In the next Entity Framework, choose N+1.



One of the few valid complaints I hear about EF4 vis-a-vis NHibernate is that EF4 is poor at handling lazily loaded collections. For example, on a lazily-loaded collection, if I say:

if (MyAccount.Orders.Count() > 0) ;

EF will pull the whole collection down (if it's not already), while NH will be smart enough to issue a select count(*)

NH also has some nice batch fetching to help with the select n + 1 problem. As I understand it, the closest EF4 can come to this is with the Include method.

Has the EF team let slip any indication that this will be fixed in their next iteration? I know they're hard at work on POCO, but this seems like it would be a popular fix.

2/21/2011 8:25:22 PM

Accepted Answer

What you describe is not N+1 problem. The example of N+1 problem is here. N+1 means that you execute N+1 selects instead of one (or two). In your example it would most probably mean:

// Lazy loads all N Orders in single select
foreach(var order in MyAccount.Orders)
  // Lazy loads all Items for single order => executed N times
  foreach(var orderItem in order.Items)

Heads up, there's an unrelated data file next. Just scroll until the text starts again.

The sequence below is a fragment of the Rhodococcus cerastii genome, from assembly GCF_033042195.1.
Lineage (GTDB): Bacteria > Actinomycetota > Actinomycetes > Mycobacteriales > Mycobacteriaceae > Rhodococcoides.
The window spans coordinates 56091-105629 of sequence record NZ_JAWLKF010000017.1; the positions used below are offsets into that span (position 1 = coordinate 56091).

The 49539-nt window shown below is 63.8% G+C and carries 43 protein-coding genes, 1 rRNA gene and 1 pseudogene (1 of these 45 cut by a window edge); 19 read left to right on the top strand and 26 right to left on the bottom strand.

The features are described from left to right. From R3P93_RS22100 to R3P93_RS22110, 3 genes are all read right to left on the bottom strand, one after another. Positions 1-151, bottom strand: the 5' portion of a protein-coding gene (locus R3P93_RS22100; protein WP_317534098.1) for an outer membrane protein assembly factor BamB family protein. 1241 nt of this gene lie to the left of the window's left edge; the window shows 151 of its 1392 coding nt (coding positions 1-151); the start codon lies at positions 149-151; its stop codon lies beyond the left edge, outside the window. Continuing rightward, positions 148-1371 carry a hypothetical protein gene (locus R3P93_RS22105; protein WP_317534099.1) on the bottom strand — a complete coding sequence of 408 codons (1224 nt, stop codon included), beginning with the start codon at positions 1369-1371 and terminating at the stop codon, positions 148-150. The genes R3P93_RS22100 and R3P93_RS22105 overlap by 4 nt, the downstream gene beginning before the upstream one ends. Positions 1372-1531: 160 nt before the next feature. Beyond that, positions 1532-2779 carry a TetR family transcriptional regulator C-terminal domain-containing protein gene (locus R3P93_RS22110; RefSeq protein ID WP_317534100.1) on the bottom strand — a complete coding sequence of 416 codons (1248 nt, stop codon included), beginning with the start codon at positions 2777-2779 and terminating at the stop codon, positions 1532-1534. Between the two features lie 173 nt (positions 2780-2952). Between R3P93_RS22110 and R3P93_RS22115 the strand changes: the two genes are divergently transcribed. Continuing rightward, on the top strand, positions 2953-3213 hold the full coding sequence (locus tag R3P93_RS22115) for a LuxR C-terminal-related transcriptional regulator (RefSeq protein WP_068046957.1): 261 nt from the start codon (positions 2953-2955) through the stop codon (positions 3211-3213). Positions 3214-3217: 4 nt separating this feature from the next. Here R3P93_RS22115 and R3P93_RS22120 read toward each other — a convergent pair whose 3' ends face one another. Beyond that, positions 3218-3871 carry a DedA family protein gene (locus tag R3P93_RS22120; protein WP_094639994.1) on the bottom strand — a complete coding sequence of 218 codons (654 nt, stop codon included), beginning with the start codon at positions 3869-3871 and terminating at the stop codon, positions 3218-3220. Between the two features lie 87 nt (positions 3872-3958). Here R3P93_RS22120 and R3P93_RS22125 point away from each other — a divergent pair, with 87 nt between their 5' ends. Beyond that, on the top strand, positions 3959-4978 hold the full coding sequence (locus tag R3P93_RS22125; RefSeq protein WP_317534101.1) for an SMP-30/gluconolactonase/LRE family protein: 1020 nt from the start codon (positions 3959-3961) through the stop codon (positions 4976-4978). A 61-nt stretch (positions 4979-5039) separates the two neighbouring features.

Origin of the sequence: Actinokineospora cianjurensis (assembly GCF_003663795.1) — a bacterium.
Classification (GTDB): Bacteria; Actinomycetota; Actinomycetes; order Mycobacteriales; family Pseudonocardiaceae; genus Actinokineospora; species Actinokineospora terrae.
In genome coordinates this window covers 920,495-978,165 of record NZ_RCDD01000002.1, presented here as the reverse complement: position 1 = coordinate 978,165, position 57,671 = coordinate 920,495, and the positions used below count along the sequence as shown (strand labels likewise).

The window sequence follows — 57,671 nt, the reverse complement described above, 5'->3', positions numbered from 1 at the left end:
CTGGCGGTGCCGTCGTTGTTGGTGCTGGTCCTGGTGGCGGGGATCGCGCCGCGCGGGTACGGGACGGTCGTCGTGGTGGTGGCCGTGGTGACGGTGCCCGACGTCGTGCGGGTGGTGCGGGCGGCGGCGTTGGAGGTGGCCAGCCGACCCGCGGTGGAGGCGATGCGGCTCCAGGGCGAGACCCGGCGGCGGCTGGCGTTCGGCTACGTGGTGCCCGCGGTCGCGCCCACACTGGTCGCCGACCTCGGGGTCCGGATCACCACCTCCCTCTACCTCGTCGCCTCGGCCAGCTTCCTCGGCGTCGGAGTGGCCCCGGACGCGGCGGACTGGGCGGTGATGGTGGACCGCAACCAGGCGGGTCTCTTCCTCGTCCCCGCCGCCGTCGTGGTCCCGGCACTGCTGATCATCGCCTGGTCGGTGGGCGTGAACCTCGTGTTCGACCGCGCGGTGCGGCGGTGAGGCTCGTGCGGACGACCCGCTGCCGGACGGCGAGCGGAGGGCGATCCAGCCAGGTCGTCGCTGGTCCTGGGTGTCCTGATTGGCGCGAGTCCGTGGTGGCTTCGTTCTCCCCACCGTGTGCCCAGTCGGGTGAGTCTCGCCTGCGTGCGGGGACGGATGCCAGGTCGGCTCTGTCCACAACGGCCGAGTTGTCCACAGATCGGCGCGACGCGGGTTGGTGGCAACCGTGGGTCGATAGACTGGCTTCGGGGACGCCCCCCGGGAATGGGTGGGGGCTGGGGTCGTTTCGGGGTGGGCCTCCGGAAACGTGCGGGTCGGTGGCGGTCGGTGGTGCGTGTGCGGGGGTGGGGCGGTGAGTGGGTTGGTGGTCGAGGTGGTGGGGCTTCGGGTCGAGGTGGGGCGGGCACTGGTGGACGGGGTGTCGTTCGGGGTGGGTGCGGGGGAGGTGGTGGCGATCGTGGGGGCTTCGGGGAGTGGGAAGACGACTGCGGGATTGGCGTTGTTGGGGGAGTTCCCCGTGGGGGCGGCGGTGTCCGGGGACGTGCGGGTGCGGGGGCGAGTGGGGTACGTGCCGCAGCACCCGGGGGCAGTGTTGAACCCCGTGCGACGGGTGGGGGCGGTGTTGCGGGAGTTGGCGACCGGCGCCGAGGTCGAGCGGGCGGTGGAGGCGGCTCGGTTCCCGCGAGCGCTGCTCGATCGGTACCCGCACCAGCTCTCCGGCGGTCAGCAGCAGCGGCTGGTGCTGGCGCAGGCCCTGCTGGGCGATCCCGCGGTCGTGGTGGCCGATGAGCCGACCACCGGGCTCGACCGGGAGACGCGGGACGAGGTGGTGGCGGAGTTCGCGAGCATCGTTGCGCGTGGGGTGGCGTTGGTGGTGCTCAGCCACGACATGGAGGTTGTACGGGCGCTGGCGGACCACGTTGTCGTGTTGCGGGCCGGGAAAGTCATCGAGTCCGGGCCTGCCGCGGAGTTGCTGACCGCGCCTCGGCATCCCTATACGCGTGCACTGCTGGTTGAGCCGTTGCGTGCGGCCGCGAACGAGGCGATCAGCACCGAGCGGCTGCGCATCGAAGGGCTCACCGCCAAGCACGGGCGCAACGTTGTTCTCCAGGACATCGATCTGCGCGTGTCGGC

This is easily solved by:

// Eager load all Orders and their items in single query
foreach(var order in context.Accounts.Include("Orders.Items").Where(...))

Your example looks valid to me. You have collection which exposes IEnumerable and you execute Count operation on it. Collection is lazy loaded and count is executed in memory. The ability for translation Linq query to SQL is available only on IQueryable with expression trees representing the query. But IQueryable represents query = each access means new execution in DB so for example checking Count in loop will execute a DB query in each iteration.

So it is more about implementation of dynamic proxy.

Counting related entities without loading them will is already possible in Code-first CTP5 (final release will be called EF 4.1) when using DbContext instead of ObjectContext but not by direct interaction with collection. You will have to use something like:

int count = context.Entry(myAccount).Collection(a => a.Orders).Query().Count();

Query method returns prepared IQueryable which is probably what EF runs if you use lazy loading but you can further modify query - here I used Count.

5/19/2015 1:07:29 PM

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